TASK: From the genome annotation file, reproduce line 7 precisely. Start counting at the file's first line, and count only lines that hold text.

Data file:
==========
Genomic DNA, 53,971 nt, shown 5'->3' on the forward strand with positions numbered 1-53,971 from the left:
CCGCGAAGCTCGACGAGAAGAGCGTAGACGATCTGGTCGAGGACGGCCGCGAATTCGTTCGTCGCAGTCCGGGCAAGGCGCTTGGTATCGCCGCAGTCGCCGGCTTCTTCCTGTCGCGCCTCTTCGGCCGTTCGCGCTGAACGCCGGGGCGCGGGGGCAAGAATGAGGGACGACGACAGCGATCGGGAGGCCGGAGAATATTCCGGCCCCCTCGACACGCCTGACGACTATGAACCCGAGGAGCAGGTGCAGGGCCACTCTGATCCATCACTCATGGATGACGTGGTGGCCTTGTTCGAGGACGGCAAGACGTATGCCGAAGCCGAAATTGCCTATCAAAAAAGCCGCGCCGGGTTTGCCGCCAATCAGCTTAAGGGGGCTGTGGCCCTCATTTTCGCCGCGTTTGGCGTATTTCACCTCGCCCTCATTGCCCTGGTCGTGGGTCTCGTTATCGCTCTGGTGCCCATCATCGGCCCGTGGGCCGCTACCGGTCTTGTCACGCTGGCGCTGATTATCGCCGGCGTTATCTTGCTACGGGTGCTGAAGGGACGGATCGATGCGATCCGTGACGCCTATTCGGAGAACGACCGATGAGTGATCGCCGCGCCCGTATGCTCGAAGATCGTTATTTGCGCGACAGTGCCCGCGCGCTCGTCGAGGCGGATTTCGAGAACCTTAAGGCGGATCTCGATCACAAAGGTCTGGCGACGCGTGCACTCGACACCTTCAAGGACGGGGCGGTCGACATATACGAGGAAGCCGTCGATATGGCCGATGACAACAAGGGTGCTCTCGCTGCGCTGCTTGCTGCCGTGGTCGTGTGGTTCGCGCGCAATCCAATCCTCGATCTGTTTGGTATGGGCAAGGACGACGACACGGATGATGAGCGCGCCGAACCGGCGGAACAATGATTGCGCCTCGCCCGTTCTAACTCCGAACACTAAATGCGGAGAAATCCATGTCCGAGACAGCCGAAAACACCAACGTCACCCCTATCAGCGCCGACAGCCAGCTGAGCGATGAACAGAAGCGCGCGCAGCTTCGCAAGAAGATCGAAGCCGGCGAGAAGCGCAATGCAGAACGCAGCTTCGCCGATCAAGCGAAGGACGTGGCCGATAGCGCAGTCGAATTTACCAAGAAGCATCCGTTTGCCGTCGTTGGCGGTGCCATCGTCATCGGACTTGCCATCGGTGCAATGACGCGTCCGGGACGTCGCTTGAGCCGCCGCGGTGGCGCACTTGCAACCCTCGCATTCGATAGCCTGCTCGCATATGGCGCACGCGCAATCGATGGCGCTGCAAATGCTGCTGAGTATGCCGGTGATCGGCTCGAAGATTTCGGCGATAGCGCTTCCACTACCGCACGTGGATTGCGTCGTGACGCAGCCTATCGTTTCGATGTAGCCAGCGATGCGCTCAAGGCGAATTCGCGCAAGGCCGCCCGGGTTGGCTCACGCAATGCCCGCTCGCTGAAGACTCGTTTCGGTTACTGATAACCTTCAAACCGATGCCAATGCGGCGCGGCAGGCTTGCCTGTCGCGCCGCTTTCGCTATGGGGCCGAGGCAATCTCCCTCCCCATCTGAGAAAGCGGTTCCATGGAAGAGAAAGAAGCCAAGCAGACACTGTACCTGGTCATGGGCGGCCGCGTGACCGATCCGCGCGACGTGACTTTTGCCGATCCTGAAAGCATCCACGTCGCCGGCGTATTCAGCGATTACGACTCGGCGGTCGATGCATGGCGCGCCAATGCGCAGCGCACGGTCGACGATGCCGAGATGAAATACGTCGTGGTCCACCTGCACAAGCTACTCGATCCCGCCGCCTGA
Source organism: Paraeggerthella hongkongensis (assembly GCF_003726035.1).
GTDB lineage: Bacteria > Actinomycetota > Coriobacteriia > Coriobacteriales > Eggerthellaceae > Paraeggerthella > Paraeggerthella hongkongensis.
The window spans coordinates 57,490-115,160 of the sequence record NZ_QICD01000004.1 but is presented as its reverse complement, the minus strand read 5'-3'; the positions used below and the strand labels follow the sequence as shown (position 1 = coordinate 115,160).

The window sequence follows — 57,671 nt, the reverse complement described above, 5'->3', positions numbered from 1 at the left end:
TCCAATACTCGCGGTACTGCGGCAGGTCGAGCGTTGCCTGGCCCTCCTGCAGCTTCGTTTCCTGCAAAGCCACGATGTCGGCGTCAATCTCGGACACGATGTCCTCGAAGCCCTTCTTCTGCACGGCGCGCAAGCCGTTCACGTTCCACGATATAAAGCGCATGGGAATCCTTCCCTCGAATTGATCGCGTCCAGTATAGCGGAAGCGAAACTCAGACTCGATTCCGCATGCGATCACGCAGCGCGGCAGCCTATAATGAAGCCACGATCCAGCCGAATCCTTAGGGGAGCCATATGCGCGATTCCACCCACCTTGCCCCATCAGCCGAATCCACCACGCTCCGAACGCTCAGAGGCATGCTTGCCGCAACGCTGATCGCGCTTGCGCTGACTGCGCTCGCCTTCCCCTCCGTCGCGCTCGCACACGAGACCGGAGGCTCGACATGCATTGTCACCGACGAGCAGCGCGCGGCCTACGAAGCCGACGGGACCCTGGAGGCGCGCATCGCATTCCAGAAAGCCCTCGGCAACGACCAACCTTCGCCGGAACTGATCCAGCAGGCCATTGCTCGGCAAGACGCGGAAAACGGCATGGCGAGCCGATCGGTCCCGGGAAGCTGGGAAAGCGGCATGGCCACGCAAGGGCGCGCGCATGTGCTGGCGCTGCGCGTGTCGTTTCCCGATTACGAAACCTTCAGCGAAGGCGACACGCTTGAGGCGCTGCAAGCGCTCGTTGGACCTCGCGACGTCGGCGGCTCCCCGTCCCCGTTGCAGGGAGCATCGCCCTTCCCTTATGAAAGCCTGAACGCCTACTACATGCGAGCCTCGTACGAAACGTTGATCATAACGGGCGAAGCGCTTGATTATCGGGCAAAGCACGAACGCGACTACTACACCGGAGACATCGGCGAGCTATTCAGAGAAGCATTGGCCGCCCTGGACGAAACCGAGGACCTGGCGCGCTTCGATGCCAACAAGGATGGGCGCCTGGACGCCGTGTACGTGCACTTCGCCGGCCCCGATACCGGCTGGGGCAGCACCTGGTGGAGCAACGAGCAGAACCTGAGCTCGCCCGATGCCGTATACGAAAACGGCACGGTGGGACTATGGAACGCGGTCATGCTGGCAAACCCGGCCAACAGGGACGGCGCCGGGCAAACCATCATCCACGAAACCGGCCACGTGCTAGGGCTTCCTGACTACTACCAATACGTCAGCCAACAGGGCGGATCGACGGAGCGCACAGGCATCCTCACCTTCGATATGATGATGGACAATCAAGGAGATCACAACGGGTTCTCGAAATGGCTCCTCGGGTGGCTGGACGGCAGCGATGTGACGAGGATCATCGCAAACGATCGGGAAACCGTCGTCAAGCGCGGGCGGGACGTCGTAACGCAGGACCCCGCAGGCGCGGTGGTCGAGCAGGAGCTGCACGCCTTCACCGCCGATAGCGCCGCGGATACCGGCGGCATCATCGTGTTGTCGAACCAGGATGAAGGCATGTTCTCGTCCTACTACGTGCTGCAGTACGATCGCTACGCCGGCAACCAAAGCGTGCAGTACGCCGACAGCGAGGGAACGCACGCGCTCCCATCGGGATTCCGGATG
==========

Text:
TCCAATACTCGCGGTACTGCGGCAGGTCGAGCGTTGCCTGGCCCTCCTGCAGCTTCGTTTCCTGCAAAGCCACGATGTCGGCGTCAATCTCGGACACGATGTCCTCGAAGCCCTTCTTCTGCACGGCGCGCAAGCCGTTCACGTTCCACGATATAAAGCGCATGGGAATCCTTCCCTCGAATTGATCGCGTCCAGTATAGCGGAAGCGAAACTCAGACTCGATTCCGCATGCGATCACGCAGCGCGGCAGCCTATAATGAAGCCACGATCCAGCCGAATCCTTAGGGGAGCCATATGCGCGATTCCACCCACCTTGCCCCATCAGCCGAATCCACCACGCTCCGAACGCTCAGAGGCATGCTTGCCGCAACGCTGATCGCGCTTGCGCTGACTGCGCTCGCCTTCCCCTCCGTCGCGCTCGCACACGAGACCGGAGGCTCGACATGCATTGTCACCGACGAGCAGCGCGCGGCCTACGAAGCCGACGGGACCCTGGAGGCGCGCATCGCATTCCAGAAAGCCCTCGGCAACGACCAACCTTCGCCGGAACTGATCCAGCAGGCCATTGCTCGGCAAGACGCGGAAAACGGCATGGCGAGCCGATCGGTCCCGGGAAGCTGGGAAAGCGGCATGGCCACGCAAGGGCGCGCGCATGTGCTGGCGCTGCGCGTGTCGTTTCCCGATTACGAAACCTTCAGCGAAGGCGACACGCTTGAGGCGCTGCAAGCGCTCGTTGGACCTCGCGACGTCGGCGGCTCCCCGTCCCCGTTGCAGGGAGCATCGCCCTTCCCTTATGAAAGCCTGAACGCCTACTACATGCGAGCCTCGTACGAAACGTTGATCATAACGGGCGAAGCGCTTGATTATCGGGCAAAGCACGAACGCGACTACTACACCGGAGACATCGGCGAGCTATTCAGAGAAGCATTGGCCGCCCTGGACGAAACCGAGGACCTGGCGCGCTTCGATGCCAACAAGGATGGGCGCCTGGACGCCGTGTACGTGCACTTCGCCGGCCCCGATACCGGCTGGGGCAGCACCTGGTGGAGCAACGAGCAGAACCTGAGCTCGCCCGATGCCGTATACGAAAACGGCACGGTGGGACTATGGAACGCGGTCATGCTGGCAAACCCGGCCAACAGGGACGGCGCCGGGCAAACCATCATCCACGAAACCGGCCACGTGCTAGGGCTTCCTGACTACTACCAATACGTCAGCCAACAGGGCGGATCGACGGAGCGCACAGGCATCCTCACCTTCGATATGATGATGGACAATCAAGGAGATCACAACGGGTTCTCGAAATGGCTCCTCGGGTGGCTGGACGGCAGCGATGTGACGAGGATCATCGCAAACGATCGGGAAACCGTCGTCAAGCGCGGGCGGGACGTCGTAACGCAGGACCCCGCAGGCGCGGTGGTCGAGCAGGAGCTGCACGCCTTCACCGCCGATAGCGCCGCGGATACCGGCGGCATCATCGTGTTGTCGAACCAGGATGAAGGCATGTTCTCGTCCTACTACGTGCTGCAGTACGATCGCTACGCCGGCAACCAAAGCGTGCAGTACGCCGACAGCGAGGGAACGCACGCGCTCCCATCGGGATTCCGGATG